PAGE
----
Home About us Editorial board Search Ahead of print Current issue Archives Submit article Instructions Subscribe Contacts Login 
ORIGINAL ARTICLE
Year : 2018  |  Volume : 31  |  Issue : 2  |  Page : 502-507

Role of magnetic resonance imaging in differentiation of benign and malignant breast lesions


1 Department of Diagnostic Radiology, Faculty of Medicine, Menoufia University, Menoufia, Egypt
2 Department of Diagnostic Radiology, El-Reyad Hospital, Kafr El-Sheikh, Egypt

Correspondence Address:
Aml R.A. Bayoumy
Department of Diagnostic Radiology, El-Reyad Hospital, Kafr El-Sheikh
Egypt
Login to access the Email id

Source of Support: None, Conflict of Interest: None


DOI: 10.4103/mmj.mmj_623_16

Rights and Permissions

Objective This study was conducted to determine the role of MRI in differentiation of benign and malignant breast lesions. Background Breast MRI is an information-rich imaging modality that produces clear anatomic representation of soft tissue and also reflects underlying tissue dynamics. Patient and methods The current study included 30 female patients with clinically suspicious breast lesions. Their age ranged from 30 to 65 years. The study was conducted in Menoufia University Hospital. Cases were referred from General Surgery Department in Menoufia University Hospital. All cases were subjected to the following protocols: full history taking with special emphasis on age, parity, medications taken, previous allergic reactions, and family history of breast cancer, as well as clinical examination of both breasts to palpate any masses. An informed consent was obtained from patients included in the study. Sonomammography and dynamic contrast-enhanced (DCE) MRI were performed for all patients on high-field Toshiba Vantage1.5 T machine, respectively, in Menoufia University Hospital, Radiology Department. Results In this study the 27/30 enhanced breast lesions, their time–signal intensity curve were assessed, regarding their initial rise (slow, medium, or rapid) and their delayed phase (persistent, plateau, or washout). DCE-MRI revealed 16 (53.3%) lesions with progressive rising time/signal intensity curve (type I curve). Six (20%) lesions showed slow wash-in and slow washout with plateau curve (type II curve). Eight (26.7%) lesions showed rapid slope-up and rapid washout (type III curve). Three (10%) lesions were not enhanced. Conclusion The use of DCE-MRI decreases the number of breast biopsies taken, and it is very impressive in postsurgical follow-up (lumpectomy or mastectomy), as it can detect small lesions that can be missed by sonomammography.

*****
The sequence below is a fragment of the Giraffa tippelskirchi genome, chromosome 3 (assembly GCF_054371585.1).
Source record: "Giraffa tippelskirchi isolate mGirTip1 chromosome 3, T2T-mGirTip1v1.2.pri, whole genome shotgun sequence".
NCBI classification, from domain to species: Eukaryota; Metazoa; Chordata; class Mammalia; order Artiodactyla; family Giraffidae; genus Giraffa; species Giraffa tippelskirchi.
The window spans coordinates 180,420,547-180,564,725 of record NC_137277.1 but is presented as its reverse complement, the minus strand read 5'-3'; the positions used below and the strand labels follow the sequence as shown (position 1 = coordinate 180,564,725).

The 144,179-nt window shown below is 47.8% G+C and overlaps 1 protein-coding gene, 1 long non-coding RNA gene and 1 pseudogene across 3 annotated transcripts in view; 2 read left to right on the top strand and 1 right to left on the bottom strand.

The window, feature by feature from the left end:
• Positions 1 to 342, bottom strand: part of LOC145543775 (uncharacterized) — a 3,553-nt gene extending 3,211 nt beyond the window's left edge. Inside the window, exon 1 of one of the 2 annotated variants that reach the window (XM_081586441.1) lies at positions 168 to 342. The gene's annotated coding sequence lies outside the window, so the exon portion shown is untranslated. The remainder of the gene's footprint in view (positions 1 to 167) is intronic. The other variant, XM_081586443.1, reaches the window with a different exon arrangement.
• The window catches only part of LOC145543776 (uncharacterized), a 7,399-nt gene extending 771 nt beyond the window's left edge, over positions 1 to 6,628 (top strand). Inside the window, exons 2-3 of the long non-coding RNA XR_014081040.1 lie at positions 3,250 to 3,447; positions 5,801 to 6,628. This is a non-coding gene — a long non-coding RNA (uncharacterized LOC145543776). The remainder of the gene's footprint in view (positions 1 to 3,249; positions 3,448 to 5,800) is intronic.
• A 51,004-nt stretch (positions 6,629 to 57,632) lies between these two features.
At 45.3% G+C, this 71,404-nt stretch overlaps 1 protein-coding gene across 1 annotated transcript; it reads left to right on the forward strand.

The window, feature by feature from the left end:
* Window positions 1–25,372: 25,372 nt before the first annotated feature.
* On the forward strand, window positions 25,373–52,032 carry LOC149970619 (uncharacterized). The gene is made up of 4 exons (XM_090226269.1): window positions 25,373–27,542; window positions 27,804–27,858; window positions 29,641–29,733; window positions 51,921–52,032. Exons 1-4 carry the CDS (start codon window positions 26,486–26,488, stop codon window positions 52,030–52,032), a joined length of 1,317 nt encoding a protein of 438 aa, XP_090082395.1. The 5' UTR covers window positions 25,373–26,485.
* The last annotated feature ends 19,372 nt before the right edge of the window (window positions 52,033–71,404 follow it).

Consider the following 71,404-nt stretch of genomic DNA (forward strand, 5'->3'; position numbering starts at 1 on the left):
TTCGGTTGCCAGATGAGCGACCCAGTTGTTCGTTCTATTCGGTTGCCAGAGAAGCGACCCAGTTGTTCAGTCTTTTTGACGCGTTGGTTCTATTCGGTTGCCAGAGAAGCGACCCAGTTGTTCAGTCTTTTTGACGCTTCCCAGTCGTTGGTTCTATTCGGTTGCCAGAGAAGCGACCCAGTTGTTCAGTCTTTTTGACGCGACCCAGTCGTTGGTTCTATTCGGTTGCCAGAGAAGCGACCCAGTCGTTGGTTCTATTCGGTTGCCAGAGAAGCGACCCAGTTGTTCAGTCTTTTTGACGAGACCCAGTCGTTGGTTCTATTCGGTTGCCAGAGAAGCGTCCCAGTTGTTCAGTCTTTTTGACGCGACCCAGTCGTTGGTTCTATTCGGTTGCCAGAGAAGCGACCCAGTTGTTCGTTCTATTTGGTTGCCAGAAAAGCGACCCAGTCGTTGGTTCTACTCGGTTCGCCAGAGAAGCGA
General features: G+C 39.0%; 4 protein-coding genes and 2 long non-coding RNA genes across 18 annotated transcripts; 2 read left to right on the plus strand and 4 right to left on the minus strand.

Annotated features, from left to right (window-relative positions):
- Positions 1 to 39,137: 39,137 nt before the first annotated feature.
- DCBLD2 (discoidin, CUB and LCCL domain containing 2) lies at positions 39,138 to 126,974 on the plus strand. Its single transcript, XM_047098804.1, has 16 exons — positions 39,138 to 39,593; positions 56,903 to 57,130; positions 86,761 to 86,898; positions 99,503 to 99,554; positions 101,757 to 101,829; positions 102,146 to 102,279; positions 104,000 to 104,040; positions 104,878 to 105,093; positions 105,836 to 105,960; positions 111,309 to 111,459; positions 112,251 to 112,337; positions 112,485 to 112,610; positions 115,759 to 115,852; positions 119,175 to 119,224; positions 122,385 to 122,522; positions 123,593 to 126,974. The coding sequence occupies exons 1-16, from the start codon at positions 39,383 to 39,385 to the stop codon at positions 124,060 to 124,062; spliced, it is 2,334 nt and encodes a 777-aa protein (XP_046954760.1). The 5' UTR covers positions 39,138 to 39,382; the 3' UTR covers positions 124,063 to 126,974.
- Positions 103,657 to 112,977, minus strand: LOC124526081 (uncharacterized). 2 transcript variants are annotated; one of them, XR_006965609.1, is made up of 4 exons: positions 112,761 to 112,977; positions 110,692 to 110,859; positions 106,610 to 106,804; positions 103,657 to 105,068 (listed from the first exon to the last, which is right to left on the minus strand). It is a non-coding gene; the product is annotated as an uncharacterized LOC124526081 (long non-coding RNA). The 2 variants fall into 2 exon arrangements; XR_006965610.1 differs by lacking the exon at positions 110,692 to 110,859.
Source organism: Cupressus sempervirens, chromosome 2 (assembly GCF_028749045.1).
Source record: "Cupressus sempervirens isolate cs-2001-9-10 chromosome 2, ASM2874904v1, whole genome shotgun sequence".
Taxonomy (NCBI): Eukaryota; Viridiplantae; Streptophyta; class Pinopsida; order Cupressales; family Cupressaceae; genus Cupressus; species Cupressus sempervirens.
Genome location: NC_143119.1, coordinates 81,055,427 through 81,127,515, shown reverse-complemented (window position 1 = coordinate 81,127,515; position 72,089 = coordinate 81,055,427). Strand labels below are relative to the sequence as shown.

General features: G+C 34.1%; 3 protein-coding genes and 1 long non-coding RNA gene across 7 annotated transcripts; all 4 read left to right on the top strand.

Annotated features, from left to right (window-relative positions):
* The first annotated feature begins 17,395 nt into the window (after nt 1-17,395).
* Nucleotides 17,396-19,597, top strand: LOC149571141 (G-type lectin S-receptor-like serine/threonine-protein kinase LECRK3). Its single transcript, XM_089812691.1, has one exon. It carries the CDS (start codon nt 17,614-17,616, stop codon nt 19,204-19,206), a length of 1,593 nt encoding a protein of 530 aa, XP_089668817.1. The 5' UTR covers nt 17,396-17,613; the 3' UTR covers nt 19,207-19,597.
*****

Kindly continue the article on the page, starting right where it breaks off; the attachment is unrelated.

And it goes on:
[FULL TEXT] [PDF]*
Print this article     Email this article
 Next article
 Previous article
 Table of Contents

 Similar in PUBMED
   Search Pubmed for
   Search in Google Scholar for
 Related articles
 Citation Manager
 Access Statistics
 Reader Comments
 Email Alert *
 Add to My List *
 * Requires registration (Free)
 

 Article Access Statistics
    Viewed68    
    Printed0    
    Emailed0    
    PDF Downloaded12    
    Comments [Add]    

Recommend this journal